Anyone searching for a mesh network in the last few year would no doubt have come across Eero. The Eero router is a neat little white box that either replaces, or sits alongside your current WiFi solution, and effectively takes over. For larger houses, multiple Eero’s can be bought and placed around the house to increase the reach of the initial Eero, creating a WiFi mesh that is wider in range, and more stable than using a single router. While the first generation of the Eero allowed you to essentially buy multiples of the same router and spread them out, the ‘soon to be released’ second generation has reduced the size of the extra routers, and renamed them “Beacons”.
These Beacons are functionally similar to the main hub, although they now take up half the space, and lack an Ethernet port. While you may feel that this is a bad thing, be aware that the inclusion of the new beacon now means that you don’t need to spend quite as much money to kit out your entire house. If you would like to get the absolute best WiFi performance possible, it is still recommended to buy the Pro WiFi solution, which comes with three Eero’s that are all capable of being hardwired. For the average consumer though the Beacons should work perfectly well, extending the range and stability of your WiFi considerably.
The Tri-band arrives!
Another boon associated with the second gen Eero’s are that they now include a third band (one 2.4hz, and two 5hz) for your home network, which should eliminate congestion, and allow for a much more reliable connection. The fact that Eero deals with the channel selection without you knowing means that most consumers wont even be aware of this extra little perk, apart from the fact that they are having less dropped Skype calls than they were before. With the added performance boost and the reduction in price, is it enough for someone who was on the fence about mesh networks, to make the jump? While the performance boost is always a welcome one, the price still remains a stumbling block.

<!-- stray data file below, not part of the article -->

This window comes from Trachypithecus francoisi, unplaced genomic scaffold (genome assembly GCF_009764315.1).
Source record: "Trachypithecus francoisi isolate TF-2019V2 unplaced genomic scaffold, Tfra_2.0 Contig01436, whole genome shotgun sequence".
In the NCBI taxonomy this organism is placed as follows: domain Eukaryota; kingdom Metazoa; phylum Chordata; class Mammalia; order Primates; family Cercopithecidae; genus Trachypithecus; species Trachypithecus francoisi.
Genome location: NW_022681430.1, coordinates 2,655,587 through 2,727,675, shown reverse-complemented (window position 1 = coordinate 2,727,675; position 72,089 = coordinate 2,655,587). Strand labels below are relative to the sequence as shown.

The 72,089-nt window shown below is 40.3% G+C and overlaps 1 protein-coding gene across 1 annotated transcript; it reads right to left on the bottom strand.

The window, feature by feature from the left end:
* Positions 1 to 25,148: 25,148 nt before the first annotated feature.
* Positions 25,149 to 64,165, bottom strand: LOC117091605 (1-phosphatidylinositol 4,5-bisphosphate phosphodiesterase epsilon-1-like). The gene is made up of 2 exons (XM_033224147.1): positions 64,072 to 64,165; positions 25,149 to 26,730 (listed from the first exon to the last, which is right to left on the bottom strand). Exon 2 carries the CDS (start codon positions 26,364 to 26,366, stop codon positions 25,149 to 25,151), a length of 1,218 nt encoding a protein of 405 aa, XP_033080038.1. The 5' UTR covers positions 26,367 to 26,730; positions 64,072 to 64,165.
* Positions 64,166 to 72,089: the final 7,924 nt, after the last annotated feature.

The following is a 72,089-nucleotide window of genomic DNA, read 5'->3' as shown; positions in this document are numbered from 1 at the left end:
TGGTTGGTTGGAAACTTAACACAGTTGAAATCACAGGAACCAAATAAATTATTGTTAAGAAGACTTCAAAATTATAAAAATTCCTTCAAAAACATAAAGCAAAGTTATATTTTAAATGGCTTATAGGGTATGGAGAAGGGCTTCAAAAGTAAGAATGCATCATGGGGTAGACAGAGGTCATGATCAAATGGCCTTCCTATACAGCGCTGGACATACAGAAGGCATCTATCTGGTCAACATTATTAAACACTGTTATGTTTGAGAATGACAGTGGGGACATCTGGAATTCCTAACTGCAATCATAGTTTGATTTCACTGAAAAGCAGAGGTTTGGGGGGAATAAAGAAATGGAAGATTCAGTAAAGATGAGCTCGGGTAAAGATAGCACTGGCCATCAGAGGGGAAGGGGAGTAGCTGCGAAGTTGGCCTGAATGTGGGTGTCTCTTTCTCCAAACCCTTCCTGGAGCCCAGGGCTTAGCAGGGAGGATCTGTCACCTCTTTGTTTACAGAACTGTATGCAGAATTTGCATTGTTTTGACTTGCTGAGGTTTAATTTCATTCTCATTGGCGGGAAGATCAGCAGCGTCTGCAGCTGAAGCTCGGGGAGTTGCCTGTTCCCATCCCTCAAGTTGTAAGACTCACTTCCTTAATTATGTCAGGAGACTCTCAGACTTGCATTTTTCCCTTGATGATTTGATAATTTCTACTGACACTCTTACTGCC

The original three-pack of full sized Eero routers is still retailing at a relatively high price, which is a hefty wedge to spend on a WiFi solution that essentially just improves what you get for free with from your ISP. While the new packages that include one full size Eero and Beacons have reduced the cost slightly, it still sounds expensive in a world full of $50 routers. The small home solution (one full size, one beacon) is far more than that, and the ‘most homes’ version (one full size. two beacons) weighs in at around $399, which will no doubt put a huge amount of people off. Convincing people to part with between $300 and $500 for a speed bump on their WiFi is a tough ask, but then again, Eero hasn’t ever really positioned themselves as a ‘bargain basement’ company, so perhaps their customers wont recoil to quite the level of the rest of us, when confronted with that sort of price tag. I still can’t help but think that a $100 drop in price on each of the packages would make all the difference, and could turn quite a niche device into a much more mainstream idea.
Now is the time for mesh networks to build the foundations
The thing is, any company looking to dominate the home network would do well to get themselves into the home right now. With the rise of IOT devices currently riding an exponential wave of interest, a robust WiFi network is going to become ever more important. While this is great news for any company trying to build a business around this need (even Google joined the Wi-Fi bandwagon), there are two problems that currently stand in their way. Firstly, most people are happy enough with the router that comes from their ISP (and until a problem arises, they aren’t paying for anything). Secondly, once a customer lays down $500 on a solution, they are not going to want to upgrade for a very long time. If ISP’s suddenly start supplying their own mesh systems (which isn’t inconceivable in the next 5 years) then the need for an Eero or two suddenly diminishes. Were Eero to get in to the home early (perhaps the company can do so by lowering the price and making a smaller profit than they currently are), it could lead to additional units being sold down the line when we all suddenly realize that there is a ‘dead spot’ in the far corner of the garden that simply cannot be allowed to continue.